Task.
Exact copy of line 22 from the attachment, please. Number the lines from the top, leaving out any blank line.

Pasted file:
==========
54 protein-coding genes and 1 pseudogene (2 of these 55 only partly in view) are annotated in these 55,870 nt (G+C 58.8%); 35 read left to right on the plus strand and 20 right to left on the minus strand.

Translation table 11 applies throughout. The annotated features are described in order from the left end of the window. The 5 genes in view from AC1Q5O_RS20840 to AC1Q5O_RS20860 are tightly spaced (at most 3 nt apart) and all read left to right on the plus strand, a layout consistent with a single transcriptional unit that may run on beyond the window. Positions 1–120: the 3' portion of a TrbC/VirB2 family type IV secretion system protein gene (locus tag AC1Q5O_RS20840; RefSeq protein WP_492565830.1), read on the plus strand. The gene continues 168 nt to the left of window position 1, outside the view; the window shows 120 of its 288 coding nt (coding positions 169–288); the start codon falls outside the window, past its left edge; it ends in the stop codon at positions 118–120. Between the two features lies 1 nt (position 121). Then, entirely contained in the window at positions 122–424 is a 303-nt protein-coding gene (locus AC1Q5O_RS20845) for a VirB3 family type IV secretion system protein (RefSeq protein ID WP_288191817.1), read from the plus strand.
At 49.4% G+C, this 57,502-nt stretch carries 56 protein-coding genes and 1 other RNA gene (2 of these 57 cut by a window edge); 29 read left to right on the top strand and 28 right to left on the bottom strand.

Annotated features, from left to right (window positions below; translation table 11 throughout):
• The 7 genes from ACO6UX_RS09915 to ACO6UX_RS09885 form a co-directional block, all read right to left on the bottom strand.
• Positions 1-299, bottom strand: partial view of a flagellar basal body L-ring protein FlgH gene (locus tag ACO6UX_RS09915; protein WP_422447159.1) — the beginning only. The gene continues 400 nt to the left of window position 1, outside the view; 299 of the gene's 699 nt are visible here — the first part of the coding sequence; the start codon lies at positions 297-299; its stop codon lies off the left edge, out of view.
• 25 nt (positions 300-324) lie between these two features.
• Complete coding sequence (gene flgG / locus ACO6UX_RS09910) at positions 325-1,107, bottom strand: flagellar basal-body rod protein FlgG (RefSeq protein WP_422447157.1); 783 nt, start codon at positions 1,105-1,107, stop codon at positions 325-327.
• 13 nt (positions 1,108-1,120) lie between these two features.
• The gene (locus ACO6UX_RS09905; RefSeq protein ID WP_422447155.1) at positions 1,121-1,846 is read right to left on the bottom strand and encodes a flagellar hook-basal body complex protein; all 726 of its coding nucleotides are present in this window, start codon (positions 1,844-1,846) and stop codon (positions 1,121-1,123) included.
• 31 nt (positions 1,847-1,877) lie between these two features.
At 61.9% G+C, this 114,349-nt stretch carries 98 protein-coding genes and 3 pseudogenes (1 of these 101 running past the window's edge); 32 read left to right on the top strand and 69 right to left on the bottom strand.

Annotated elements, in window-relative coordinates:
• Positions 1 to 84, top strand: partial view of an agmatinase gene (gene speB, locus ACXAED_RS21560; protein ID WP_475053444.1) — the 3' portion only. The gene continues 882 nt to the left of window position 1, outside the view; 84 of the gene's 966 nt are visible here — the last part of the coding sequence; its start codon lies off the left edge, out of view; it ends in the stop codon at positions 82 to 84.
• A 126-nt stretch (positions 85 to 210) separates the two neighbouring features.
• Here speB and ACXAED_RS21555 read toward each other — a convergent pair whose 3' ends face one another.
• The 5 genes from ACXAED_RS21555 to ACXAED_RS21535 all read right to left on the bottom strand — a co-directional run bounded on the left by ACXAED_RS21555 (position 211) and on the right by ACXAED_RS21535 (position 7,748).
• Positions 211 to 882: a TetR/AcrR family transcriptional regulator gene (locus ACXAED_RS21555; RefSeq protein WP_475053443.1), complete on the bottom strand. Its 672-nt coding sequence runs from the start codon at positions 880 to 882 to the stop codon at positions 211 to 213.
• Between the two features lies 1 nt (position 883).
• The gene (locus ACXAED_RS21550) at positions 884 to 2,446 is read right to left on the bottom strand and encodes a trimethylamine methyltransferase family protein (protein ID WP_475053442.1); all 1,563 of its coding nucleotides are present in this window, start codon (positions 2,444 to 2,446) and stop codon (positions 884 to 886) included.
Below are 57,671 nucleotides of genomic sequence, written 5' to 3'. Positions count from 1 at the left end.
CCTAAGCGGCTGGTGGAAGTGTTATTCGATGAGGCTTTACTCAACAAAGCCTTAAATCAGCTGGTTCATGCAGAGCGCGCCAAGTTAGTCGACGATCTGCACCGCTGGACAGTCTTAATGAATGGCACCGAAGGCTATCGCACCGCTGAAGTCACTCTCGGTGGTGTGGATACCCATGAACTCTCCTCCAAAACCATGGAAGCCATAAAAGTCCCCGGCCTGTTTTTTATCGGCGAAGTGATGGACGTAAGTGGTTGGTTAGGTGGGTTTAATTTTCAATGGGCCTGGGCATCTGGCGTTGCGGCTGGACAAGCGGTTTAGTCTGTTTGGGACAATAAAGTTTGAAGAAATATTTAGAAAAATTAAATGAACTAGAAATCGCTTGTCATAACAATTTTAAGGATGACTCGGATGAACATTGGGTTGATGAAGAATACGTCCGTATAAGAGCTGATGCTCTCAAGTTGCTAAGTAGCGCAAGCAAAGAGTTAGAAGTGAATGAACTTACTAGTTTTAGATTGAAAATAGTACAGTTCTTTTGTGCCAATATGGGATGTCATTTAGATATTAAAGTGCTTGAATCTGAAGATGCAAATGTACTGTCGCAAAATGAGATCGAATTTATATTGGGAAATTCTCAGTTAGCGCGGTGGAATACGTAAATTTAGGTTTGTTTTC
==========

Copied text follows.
CCTAAGCGGCTGGTGGAAGTGTTATTCGATGAGGCTTTACTCAACAAAGCCTTAAATCAGCTGGTTCATGCAGAGCGCGCCAAGTTAGTCGACGATCTGCACCGCTGGACAGTCTTAATGAATGGCACCGAAGGCTATCGCACCGCTGAAGTCACTCTCGGTGGTGTGGATACCCATGAACTCTCCTCCAAAACCATGGAAGCCATAAAAGTCCCCGGCCTGTTTTTTATCGGCGAAGTGATGGACGTAAGTGGTTGGTTAGGTGGGTTTAATTTTCAATGGGCCTGGGCATCTGGCGTTGCGGCTGGACAAGCGGTTTAGTCTGTTTGGGACAATAAAGTTTGAAGAAATATTTAGAAAAATTAAATGAACTAGAAATCGCTTGTCATAACAATTTTAAGGATGACTCGGATGAACATTGGGTTGATGAAGAATACGTCCGTATAAGAGCTGATGCTCTCAAGTTGCTAAGTAGCGCAAGCAAAGAGTTAGAAGTGAATGAACTTACTAGTTTTAGATTGAAAATAGTACAGTTCTTTTGTGCCAATATGGGATGTCATTTAGATATTAAAGTGCTTGAATCTGAAGATGCAAATGTACTGTCGCAAAATGAGATCGAATTTATATTGGGAAATTCTCAGTTAGCGCGGTGGAATACGTAAATTTAGGTTTGTTTTC